Is my ad strong enough to go live?
Will consumers basket my new packaging?
Fast and flexible online surveys
Is my digital brand campaign effective?
Covering Vietnamese consumers' out of home eating and drinking behavior.
Is my digital campaign reaching the right audience?
INSIDE THE LAB
The data has formed the basis of a 70-page report authored by IAJN and Decision Lab, entitled ‘International Student Employment Outcomes and Satisfaction’, which includes responses from international alumni from China, India, Hong Kong (SAR), Indonesia, Vietnam, Malaysia, Singapore and Thailand.
With the aim of providing universities, government stakeholders and policymakers with insight into what employment outcomes international students achieve once they return home, data from the two-year study also focused on student satisfaction with their chosen university, the country of study, and the accuracy and source of pre-departure information available to future students.
Attracting 10,787 responses, the report is the culmination of Decision Lab’s collaboration with the Vietnam-headquartered alumni-focused recruitment and human resource consultancy and has enabled IAJN to release detailed reporting into international student employment outcomes and satisfaction for the second year running.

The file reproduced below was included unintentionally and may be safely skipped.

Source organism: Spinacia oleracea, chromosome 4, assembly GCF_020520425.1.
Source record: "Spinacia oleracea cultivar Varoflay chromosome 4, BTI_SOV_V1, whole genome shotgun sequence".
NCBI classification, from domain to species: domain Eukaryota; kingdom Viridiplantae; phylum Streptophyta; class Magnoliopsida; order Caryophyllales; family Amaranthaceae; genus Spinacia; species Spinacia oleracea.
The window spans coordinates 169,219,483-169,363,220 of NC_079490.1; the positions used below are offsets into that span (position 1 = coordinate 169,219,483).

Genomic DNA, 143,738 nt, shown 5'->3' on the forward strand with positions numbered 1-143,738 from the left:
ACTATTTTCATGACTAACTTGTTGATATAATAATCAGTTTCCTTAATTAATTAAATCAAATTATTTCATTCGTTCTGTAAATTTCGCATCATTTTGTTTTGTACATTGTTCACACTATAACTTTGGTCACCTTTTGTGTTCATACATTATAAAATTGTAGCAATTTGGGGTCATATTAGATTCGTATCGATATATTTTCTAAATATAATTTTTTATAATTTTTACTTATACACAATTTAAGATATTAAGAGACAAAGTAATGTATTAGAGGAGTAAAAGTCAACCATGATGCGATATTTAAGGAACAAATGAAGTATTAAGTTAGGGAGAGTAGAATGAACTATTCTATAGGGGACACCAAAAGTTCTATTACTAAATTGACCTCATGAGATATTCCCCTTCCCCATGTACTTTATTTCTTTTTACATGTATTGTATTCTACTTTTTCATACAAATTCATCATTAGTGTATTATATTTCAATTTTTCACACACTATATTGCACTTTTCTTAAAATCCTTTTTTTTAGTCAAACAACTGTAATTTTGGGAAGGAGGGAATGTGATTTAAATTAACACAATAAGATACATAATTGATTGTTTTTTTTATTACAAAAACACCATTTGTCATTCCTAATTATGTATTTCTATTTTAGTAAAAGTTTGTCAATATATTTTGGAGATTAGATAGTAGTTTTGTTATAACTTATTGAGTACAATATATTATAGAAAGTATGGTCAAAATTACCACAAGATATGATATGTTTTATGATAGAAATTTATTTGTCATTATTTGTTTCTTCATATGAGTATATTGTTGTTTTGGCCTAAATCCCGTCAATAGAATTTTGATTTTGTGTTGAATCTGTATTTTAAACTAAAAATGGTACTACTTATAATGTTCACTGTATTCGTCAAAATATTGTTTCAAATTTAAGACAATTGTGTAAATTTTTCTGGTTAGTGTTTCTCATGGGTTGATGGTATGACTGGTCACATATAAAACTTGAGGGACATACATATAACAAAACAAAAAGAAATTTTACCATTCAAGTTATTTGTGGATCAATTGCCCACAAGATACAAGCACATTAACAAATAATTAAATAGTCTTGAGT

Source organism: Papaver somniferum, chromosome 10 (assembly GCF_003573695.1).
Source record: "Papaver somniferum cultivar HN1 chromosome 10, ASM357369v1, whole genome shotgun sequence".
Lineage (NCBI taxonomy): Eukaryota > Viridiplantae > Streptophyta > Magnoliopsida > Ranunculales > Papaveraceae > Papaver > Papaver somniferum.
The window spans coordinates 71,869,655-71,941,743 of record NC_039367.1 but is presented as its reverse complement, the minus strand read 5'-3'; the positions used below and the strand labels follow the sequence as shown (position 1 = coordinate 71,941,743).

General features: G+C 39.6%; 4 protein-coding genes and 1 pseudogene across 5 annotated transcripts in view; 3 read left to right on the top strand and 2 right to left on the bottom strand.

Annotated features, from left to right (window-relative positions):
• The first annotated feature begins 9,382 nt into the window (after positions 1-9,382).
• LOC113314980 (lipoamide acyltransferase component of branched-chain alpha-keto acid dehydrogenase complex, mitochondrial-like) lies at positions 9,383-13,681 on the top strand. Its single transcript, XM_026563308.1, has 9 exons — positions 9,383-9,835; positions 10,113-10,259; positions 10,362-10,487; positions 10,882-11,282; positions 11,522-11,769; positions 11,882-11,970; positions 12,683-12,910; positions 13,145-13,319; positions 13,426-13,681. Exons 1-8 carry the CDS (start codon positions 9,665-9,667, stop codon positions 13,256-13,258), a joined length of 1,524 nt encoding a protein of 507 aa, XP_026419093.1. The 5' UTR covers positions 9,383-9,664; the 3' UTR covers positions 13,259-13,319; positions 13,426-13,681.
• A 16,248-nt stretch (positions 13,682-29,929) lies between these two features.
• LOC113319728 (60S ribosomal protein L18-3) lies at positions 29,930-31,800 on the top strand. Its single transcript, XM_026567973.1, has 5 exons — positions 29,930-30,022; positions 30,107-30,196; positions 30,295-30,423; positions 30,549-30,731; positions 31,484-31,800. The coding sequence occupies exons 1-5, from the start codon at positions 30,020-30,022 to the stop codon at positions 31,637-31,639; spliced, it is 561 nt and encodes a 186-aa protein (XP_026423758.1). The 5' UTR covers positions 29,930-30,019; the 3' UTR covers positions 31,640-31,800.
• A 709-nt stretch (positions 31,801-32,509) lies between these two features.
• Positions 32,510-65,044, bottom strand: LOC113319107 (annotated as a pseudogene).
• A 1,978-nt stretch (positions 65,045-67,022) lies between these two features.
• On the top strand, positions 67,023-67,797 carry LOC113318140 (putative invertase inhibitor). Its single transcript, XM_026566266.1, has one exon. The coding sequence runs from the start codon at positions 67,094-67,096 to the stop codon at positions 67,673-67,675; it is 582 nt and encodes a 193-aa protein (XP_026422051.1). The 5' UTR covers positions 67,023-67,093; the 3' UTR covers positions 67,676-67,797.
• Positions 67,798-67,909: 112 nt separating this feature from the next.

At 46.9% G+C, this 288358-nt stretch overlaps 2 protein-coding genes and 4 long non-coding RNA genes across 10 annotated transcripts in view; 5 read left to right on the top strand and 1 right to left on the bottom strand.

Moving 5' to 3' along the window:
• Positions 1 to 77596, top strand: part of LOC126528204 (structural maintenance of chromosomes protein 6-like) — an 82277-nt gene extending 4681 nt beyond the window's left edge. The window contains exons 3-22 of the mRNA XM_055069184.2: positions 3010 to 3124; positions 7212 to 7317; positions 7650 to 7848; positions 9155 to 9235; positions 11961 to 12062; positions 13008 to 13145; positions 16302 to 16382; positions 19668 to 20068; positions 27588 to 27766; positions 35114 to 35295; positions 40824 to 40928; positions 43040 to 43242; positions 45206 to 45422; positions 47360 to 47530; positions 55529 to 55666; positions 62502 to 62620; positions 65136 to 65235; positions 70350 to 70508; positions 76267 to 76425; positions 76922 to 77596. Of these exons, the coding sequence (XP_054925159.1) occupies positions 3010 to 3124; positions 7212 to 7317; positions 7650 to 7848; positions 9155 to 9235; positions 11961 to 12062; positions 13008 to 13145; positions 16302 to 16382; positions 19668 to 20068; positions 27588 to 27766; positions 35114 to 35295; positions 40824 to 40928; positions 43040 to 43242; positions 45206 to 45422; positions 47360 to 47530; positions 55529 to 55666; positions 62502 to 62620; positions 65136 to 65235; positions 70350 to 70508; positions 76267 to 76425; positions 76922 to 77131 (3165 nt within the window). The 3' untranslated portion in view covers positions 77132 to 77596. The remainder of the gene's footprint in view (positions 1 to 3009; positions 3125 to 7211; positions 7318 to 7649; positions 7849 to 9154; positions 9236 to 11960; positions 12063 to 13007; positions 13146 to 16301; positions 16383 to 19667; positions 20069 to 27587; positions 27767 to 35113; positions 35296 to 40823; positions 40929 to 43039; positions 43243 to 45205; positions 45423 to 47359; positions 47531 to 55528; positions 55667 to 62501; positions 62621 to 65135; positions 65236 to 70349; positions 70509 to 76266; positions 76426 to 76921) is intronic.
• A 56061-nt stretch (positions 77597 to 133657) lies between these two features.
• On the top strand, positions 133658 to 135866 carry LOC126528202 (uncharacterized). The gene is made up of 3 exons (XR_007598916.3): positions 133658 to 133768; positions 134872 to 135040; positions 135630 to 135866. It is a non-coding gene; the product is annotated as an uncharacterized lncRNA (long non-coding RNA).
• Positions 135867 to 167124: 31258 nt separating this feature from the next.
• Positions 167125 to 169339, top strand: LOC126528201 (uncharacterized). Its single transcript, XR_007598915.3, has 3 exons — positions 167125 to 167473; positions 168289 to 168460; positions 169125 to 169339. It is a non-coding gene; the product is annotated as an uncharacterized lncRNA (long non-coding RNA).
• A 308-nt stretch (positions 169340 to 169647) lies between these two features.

Among the 2018 reports findings, Australian-educated students were the most likely to receive a salary increase, with 60% of respondents who had studied in Australia saying they had gotten one on their return to the workforce.
Overwhelmingly, students chose to study overseas in order to improve their career opportunities; however, the location of study (45%) was equally as important as the university’s institutional ranking (44%).
When asked how strongly they agreed with the statement, ‘I am satisfied with the return on investment from my international education,’ the UK (66%) scored the lowest, while Canada (77%), Europe (74%) and New Zealand (74%) topped the list. USA (73%) and Australia (69%) were the next best performing destinations.
Indian-born students were the hardest to satisfy with only 46% saying they were happy with the outcome of their international education, while Indonesian students were the most likely to be satisfied with their overseas experience; 92% agreeing that overall it was positive.
Notably, 59% of alumni said they had used either an education agent or university website as their primary source of pre-departure information; however, this was considered the least reliable. Previous alumni were considered the most accurate, but this source was only accessed by 7% of those who responded.
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